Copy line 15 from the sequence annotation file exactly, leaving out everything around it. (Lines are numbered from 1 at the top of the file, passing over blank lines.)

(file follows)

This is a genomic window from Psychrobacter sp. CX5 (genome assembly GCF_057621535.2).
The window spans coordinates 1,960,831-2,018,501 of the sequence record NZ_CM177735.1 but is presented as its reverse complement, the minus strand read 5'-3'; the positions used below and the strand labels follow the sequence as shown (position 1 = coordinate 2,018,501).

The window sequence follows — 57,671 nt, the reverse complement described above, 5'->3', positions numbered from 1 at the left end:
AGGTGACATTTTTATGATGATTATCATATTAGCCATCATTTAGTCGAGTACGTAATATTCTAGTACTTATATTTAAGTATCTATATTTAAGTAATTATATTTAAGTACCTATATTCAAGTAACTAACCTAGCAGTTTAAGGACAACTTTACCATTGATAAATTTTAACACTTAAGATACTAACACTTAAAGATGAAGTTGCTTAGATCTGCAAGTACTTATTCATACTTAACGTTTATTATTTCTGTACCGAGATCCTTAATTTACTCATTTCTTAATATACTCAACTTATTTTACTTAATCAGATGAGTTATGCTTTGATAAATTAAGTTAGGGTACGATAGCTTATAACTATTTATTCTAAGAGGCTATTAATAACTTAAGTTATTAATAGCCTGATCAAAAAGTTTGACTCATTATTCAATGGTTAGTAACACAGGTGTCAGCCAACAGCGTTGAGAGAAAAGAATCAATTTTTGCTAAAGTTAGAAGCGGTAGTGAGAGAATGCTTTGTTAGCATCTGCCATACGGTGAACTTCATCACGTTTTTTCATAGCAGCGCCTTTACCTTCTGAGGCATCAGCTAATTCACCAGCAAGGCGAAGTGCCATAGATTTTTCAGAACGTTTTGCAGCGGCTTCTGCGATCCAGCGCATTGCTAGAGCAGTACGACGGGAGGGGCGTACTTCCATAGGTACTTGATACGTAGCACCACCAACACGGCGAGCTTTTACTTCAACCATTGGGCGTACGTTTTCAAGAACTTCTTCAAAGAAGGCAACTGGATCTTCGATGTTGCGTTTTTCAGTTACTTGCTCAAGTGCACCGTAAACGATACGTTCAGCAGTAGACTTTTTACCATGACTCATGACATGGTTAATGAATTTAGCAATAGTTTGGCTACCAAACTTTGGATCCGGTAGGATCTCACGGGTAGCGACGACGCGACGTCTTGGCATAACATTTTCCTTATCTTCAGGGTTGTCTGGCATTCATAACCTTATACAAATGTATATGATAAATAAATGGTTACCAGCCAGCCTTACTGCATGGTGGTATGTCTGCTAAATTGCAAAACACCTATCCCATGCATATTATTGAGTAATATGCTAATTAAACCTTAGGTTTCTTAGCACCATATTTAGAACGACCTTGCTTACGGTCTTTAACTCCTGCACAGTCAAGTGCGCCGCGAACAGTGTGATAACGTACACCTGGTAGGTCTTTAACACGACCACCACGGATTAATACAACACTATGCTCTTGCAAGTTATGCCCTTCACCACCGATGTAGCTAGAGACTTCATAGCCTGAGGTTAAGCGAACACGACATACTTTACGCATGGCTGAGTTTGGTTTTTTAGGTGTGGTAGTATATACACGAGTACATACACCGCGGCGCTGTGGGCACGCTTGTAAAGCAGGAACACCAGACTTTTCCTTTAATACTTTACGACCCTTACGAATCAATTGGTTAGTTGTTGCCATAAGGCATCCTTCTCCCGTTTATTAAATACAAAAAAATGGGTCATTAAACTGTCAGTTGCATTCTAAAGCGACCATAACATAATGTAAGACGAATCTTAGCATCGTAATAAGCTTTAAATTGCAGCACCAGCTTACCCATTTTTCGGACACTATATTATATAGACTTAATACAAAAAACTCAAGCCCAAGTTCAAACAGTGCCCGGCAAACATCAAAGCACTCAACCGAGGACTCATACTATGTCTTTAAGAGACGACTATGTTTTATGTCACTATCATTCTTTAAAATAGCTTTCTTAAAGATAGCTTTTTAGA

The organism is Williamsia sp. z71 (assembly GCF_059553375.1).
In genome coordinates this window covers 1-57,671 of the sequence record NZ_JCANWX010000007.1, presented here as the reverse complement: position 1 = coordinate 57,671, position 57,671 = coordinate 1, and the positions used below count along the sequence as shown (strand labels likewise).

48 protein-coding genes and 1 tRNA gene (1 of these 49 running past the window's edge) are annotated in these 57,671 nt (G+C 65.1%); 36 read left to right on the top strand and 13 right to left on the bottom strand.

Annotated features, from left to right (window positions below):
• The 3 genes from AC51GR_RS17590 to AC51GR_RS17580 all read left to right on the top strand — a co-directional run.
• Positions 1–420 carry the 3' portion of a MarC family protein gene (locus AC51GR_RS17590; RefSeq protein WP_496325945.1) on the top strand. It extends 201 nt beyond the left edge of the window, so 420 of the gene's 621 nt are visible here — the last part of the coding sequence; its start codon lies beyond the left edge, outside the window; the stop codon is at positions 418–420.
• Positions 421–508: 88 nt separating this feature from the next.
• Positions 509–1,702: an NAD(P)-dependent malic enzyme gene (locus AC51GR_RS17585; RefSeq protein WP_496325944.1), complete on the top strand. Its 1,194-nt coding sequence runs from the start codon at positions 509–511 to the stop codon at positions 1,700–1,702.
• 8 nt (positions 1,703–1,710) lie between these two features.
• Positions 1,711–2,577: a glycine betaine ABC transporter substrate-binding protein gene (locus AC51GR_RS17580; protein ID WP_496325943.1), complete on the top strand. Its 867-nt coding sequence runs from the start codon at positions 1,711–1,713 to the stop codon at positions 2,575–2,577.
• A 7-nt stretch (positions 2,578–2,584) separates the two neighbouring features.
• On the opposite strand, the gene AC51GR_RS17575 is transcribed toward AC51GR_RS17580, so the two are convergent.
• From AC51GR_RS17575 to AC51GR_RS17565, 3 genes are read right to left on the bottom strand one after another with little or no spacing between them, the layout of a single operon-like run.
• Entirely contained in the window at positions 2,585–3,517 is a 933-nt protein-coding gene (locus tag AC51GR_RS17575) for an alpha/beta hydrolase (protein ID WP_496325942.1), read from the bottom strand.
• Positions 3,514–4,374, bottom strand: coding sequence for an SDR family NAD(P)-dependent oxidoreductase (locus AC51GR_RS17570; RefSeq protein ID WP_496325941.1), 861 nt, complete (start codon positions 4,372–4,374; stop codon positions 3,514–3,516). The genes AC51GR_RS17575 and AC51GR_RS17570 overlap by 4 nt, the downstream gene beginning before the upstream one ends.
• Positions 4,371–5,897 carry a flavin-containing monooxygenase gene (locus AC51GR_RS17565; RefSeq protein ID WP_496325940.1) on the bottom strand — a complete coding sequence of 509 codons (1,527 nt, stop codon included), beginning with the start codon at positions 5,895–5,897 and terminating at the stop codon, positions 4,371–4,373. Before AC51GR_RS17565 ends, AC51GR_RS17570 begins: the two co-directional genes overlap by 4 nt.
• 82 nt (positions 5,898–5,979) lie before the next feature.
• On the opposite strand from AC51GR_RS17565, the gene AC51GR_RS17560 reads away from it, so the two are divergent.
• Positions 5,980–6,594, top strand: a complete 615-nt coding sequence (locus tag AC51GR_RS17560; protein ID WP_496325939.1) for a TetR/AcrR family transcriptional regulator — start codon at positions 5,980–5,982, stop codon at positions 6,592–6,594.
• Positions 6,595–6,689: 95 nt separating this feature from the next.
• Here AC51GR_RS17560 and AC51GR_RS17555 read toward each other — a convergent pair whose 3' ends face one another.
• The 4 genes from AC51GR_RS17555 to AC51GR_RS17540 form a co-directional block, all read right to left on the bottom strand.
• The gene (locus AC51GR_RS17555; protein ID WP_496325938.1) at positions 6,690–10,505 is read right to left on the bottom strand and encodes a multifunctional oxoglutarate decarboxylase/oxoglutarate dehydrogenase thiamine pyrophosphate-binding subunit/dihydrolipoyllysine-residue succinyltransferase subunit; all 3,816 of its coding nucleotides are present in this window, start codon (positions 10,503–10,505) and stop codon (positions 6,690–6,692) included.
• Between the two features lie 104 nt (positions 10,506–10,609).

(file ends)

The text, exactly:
• A 7-nt stretch (positions 2,578–2,584) separates the two neighbouring features.